I think most people, if you thought your risk of having a caesarean delivery was higher because you are doing an elective induction, most people would say, "Well okay, hold off a little bit." Having said that, it doesn't mean that all elective inductions are bad. If you have an appropriate patient there really isn't much of an increased caesarean delivery rate.
Dr. Miller: If a woman has a failed induction, is that a possibility?
Dr. Miller: How often does that happen, where you're induced but yet you don't end with a full term labor?
Howard: That is more common in a first time mom. The first time around, we really encourage patients not to be induced until it becomes medically indicated. That would be if there was a medical problem or if they had reached a point in their gestational age, whether that's 41, 42 weeks there is going to be a higher risk of still birth. Or at some point if the percentage is not working as well, there is a little bit higher risk of getting a caesarean delivery as you wait too long.
Dr. Miller: It sounds like medical inductions need to listen to the advice of your obstetrician and elective inductions certainly a more of a problem in first time moms, probably to be avoided electively. In general, discuss the use of elective inductions in second term or more term labors with your physician.
Howard: I think it really does require a conversation. For example if it's their second or third baby and they've had a very favorable vaginal birth with their first or second and their cervix is ready by that, we actually have scores that kind of grade how ready the cervix is. As long as they're at least 39 weeks, that is a reasonable thing to discuss. One of the problems has been inducing before the baby is ready. We get in a little bit of trouble here in the United States doing elective inductions before 39 weeks and babies ended up in the newborn intensive care unit which is a terrible outcome. A lot of things to consider and it's just worth having a discussion.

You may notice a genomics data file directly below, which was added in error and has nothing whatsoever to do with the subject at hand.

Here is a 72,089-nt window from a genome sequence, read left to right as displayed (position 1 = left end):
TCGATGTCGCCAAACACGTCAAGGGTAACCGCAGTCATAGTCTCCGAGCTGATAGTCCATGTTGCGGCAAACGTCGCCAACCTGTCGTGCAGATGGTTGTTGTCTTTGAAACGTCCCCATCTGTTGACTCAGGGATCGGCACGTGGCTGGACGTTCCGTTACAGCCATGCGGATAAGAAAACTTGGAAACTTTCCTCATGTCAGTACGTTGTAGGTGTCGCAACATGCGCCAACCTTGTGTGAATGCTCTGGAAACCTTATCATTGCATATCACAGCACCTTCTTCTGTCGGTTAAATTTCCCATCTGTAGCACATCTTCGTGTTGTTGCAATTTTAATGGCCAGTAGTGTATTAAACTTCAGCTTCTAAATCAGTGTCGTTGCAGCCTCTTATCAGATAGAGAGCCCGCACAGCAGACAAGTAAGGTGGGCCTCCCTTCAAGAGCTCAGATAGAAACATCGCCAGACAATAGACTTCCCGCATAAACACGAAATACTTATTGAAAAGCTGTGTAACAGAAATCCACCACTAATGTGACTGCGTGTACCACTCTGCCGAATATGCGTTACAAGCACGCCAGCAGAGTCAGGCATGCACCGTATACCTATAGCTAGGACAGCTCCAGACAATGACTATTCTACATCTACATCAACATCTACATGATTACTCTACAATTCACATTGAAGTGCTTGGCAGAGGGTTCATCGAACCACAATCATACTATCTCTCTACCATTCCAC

Dr. Miller: Do you think that discussions should occur early during the visits to the obstetrician's office well before time of delivery?
Howard: I do. I think once you kind of get close to delivery, some people are a little tired of pregnancy. I'm a guy, so obvious I've never done this but
Dr. Miller: I think as you look, you are. I get that.
but I can only imagine it's uncomfortable. If someone is kind of expecting to be induced or if that's what they've had and then you're telling them otherwise, that's a little bit tough to take.
Dr. Miller: In your practice or your colleagues practice, do you generally bring this up from your standpoint in your discussion with your patients early on? You generally are sort of not looking to do elective inductions if possible.
Howard: Right. We usually try to bring it up at least before during the early third trimester.